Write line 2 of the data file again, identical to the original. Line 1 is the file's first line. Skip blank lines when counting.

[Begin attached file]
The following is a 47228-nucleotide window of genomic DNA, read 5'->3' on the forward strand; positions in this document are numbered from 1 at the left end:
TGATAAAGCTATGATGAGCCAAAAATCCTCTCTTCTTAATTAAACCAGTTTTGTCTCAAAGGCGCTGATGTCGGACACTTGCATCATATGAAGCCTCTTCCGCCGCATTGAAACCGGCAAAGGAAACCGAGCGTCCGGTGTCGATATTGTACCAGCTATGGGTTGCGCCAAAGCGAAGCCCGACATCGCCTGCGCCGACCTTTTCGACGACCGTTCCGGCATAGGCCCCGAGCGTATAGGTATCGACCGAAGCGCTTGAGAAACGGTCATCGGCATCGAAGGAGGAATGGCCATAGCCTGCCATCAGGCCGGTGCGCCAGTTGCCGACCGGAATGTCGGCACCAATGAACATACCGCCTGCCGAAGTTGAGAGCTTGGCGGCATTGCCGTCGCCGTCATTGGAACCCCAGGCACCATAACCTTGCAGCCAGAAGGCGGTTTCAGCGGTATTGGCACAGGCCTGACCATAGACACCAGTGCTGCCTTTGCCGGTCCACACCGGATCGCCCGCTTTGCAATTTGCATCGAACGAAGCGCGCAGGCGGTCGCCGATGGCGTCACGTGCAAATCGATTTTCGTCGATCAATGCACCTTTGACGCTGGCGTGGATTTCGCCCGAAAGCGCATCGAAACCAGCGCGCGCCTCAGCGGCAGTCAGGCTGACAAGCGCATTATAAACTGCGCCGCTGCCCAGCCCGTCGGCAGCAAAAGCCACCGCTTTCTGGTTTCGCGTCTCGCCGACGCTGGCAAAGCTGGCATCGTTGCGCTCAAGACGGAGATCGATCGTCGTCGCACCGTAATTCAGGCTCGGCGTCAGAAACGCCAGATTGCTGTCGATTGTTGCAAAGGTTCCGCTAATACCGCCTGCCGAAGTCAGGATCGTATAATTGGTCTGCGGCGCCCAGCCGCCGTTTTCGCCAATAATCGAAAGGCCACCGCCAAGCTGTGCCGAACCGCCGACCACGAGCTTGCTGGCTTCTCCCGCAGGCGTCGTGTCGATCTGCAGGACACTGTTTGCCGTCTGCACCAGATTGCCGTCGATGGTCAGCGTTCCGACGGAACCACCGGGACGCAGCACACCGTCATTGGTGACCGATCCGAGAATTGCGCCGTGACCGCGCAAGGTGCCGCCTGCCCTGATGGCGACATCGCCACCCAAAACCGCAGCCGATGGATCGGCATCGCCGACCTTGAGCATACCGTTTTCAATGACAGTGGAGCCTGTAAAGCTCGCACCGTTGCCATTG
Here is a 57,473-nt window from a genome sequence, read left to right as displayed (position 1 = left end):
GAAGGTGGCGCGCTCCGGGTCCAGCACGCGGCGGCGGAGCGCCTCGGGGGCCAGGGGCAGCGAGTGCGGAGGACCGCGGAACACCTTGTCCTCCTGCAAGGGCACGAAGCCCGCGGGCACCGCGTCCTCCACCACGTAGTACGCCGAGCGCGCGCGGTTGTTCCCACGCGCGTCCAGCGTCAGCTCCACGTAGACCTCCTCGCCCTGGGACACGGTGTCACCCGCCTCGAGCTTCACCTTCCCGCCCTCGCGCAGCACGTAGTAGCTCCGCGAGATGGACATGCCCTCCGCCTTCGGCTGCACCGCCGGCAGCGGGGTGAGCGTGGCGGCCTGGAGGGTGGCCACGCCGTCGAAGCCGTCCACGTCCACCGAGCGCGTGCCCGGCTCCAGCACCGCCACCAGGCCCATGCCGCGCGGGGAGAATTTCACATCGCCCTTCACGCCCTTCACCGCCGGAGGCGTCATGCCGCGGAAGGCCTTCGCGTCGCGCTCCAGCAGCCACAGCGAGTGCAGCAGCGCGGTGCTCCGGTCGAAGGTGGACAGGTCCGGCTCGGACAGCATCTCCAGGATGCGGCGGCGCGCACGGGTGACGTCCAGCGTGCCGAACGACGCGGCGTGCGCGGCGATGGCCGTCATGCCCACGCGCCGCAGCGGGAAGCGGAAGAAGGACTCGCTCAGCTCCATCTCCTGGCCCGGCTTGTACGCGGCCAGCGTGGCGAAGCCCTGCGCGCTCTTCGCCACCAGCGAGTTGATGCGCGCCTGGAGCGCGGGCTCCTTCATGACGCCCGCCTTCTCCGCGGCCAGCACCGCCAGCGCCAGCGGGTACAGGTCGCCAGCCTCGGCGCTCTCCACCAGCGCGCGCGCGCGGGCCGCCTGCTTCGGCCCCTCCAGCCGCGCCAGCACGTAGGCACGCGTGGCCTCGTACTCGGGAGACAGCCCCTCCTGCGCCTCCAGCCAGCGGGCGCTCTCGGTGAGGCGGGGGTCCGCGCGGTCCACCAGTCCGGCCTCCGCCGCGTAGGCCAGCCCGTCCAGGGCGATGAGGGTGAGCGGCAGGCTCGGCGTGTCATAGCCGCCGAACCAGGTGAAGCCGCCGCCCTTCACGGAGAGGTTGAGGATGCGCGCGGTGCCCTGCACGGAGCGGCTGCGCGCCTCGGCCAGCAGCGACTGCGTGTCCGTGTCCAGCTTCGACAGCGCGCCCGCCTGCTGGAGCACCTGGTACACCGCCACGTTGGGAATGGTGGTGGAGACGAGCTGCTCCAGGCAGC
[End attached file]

TGATAAAGCTATGATGAGCCAAAAATCCTCTCTTCTTAATTAAACCAGTTTTGTCTCAAAGGCGCTGATGTCGGACACTTGCATCATATGAAGCCTCTTCCGCCGCATTGAAACCGGCAAAGGAAACCGAGCGTCCGGTGTCGATATTGTACCAGCTATGGGTTGCGCCAAAGCGAAGCCCGACATCGCCTGCGCCGACCTTTTCGACGACCGTTCCGGCATAGGCCCCGAGCGTATAGGTATCGACCGAAGCGCTTGAGAAACGGTCATCGGCATCGAAGGAGGAATGGCCATAGCCTGCCATCAGGCCGGTGCGCCAGTTGCCGACCGGAATGTCGGCACCAATGAACATACCGCCTGCCGAAGTTGAGAGCTTGGCGGCATTGCCGTCGCCGTCATTGGAACCCCAGGCACCATAACCTTGCAGCCAGAAGGCGGTTTCAGCGGTATTGGCACAGGCCTGACCATAGACACCAGTGCTGCCTTTGCCGGTCCACACCGGATCGCCCGCTTTGCAATTTGCATCGAACGAAGCGCGCAGGCGGTCGCCGATGGCGTCACGTGCAAATCGATTTTCGTCGATCAATGCACCTTTGACGCTGGCGTGGATTTCGCCCGAAAGCGCATCGAAACCAGCGCGCGCCTCAGCGGCAGTCAGGCTGACAAGCGCATTATAAACTGCGCCGCTGCCCAGCCCGTCGGCAGCAAAAGCCACCGCTTTCTGGTTTCGCGTCTCGCCGACGCTGGCAAAGCTGGCATCGTTGCGCTCAAGACGGAGATCGATCGTCGTCGCACCGTAATTCAGGCTCGGCGTCAGAAACGCCAGATTGCTGTCGATTGTTGCAAAGGTTCCGCTAATACCGCCTGCCGAAGTCAGGATCGTATAATTGGTCTGCGGCGCCCAGCCGCCGTTTTCGCCAATAATCGAAAGGCCACCGCCAAGCTGTGCCGAACCGCCGACCACGAGCTTGCTGGCTTCTCCCGCAGGCGTCGTGTCGATCTGCAGGACACTGTTTGCCGTCTGCACCAGATTGCCGTCGATGGTCAGCGTTCCGACGGAACCACCGGGACGCAGCACACCGTCATTGGTGACCGATCCGAGAATTGCGCCGTGACCGCGCAAGGTGCCGCCTGCCCTGATGGCGACATCGCCACCCAAAACCGCAGCCGATGGATCGGCATCGCCGACCTTGAGCATACCGTTTTCAATGACAGTGGAGCCTGTAAAGCTCGCACCGTTGCCATTG